At the beginning of a liaison, before we know that other person on a completely familiar/equal level, we have only an idea of them. It is tantalising. It is our instinct to want more so we seek to be closer still to this wonderful creature. We want to completely ‘possess’ them. When I say ‘possess’, I don’t necessarily mean that both people want to be in a relationship with each other; it’s a state of mind. Both people push towards this point of complete familiarity/ownership, and as soon as they near their destination, the illusion breaks. We are now faced with a real person.
Sometimes people say that their partner stopped making an effort after the relationship became more committed. They feel deceived, as if they hadn’t previously been shown the real/complete person. They might say that seeing their partner for who he/she really was’ ‘killed’ the passion. Most of the time, gender stereotyping is to blame here i.e. the feeling in a man that he wants a demure, sweet girl who he can care for; or the idea in a woman that she wants a man to be in control, woo her and protect her. Some people carry these ideals about with them forever and find that they are forever disappointed. When it comes down to it, the difference that exists between men and women is not so profound. We must liberate ourselves and our partners and be enabled/encouraged to be people, first and foremost.
Have you ever listened to someone describe how different and special their new partner is? The type of attraction felt at the start of a liaison does not tell us anything about that particular partner. It tells us about a standard mental process; our desire to ‘possess’ the other. All ‘healthy’ relationships are heading to the same end-point.
The power at the beginning is intense, but we should not idealise it. For every bit of excitement there was equal measure of worry and self-doubt; a state of hoping. When we think back to before we ‘owned’ our partner, we must not overlook the entirety of the experience. Insecurity, separateness and unfamiliarity are what fuel attraction. They are closely bound to it – insuperable, like two sides of the same coin. And so, once we have reached a point of personal intimacy and trust with someone (anyone!), we forfeit that initial passion. We also should not expect our partner to enact our idealised version of masculinity/femininity; their true value can be found in their individuality, not their conformity.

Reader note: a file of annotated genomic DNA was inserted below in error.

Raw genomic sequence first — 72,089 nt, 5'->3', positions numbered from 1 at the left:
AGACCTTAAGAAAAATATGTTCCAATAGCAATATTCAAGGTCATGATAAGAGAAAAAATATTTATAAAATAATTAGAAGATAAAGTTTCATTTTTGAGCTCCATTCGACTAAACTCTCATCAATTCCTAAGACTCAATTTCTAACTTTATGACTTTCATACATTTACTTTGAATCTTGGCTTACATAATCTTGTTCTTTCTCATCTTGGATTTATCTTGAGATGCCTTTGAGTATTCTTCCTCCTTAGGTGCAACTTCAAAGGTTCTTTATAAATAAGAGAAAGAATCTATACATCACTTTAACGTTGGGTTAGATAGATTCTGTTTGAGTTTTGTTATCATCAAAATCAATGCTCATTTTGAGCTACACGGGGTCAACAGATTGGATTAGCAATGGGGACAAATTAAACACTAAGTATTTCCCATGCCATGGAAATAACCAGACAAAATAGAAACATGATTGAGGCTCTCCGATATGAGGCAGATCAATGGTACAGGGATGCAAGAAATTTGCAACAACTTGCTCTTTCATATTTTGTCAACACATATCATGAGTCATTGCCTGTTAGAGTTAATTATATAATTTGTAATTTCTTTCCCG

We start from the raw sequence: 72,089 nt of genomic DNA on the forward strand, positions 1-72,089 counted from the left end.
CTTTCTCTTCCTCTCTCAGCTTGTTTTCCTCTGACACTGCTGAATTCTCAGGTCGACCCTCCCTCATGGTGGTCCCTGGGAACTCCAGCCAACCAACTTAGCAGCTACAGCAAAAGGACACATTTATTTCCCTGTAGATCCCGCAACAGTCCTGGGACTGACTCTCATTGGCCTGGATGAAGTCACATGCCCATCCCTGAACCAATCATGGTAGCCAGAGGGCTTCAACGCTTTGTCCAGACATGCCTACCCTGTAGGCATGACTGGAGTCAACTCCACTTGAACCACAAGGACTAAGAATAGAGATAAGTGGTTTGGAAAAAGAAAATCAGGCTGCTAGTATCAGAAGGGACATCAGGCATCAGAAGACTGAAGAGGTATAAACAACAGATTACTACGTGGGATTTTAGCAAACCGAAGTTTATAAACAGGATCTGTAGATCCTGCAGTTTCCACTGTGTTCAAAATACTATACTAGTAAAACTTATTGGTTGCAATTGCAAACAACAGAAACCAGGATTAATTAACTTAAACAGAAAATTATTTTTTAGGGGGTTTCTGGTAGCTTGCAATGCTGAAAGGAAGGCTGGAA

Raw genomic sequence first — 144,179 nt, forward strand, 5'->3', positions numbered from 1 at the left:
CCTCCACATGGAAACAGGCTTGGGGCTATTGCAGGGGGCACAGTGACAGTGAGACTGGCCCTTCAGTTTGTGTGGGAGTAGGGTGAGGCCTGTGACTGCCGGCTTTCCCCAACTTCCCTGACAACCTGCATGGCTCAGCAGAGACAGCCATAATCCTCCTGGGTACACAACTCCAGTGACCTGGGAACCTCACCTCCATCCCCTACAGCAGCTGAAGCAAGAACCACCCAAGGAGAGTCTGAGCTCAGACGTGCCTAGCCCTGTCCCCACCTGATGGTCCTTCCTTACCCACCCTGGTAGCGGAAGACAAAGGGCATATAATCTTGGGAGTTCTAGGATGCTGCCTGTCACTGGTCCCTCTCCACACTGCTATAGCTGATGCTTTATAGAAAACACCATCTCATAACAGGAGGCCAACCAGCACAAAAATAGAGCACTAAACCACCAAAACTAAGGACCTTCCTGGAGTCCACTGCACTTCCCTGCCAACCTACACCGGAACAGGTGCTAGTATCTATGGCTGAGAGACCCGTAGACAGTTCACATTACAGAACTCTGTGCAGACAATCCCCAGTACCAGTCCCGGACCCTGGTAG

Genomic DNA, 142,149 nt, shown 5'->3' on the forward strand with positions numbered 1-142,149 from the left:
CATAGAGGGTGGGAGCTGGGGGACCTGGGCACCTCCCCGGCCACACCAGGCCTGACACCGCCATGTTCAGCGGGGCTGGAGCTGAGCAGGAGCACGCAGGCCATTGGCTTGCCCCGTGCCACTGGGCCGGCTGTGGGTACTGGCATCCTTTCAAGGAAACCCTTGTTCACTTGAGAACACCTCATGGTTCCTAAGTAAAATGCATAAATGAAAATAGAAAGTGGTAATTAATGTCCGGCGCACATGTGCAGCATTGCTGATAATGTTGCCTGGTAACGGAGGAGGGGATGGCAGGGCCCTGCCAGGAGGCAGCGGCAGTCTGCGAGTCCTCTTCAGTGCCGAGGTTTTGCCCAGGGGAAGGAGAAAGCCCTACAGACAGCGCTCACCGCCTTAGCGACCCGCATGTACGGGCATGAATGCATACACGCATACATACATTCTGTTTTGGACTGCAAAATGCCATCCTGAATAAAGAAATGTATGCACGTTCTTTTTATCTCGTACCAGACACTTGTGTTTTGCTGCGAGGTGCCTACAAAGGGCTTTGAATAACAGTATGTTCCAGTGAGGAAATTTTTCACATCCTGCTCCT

We must let go of this latent aspiration, or sense of entitlement. It is an inadequate framework with which to understand our real experiences. It can be dangerous. It might lead us to conclude that a) we have failed in our relationship, b) there is someone better out there or c) monogamy is bad and our personal satisfaction should be prioritised. People talk about feeling alive again after having an affair. They justify infidelity as a fundamental expression of their identity – something which would be wrong to deny. But beware the buzz of hedonism – every high will have its own nasty fall.
A misalignment between expectation and reality will make us chronically dissatisfied. A long-term relationship is at once ordinary and precious, so easily taken for granted but felt so deeply in its absence. What’s more, we can play around with separateness and unfamiliarity to maintain a sense of interest and intrigue with our companion. But more than anything, we should be reminded that there is a limit to what anyone else can provide for us anyway. We have a responsibility to maintain our separate, personal sense of identity. If we do not attend to ourselves, we may start to harbour misplaced resentments. We must invest in our ideas, other relationships, passions and hobbies – that includes remembering that our sexuality is our own. By having a strong sense of ourselves as individuals, we also have fresher eyes when we look upon our partner; we are in a better position to observe and improve the quality of our relationship. There is so much to learn about, appreciate and nurture in our fellow humans.
We might think that the start of a relationship feels good but we must make sure we pay attention to the entire experience. Balance, calm and security have so much more to offer than we realise.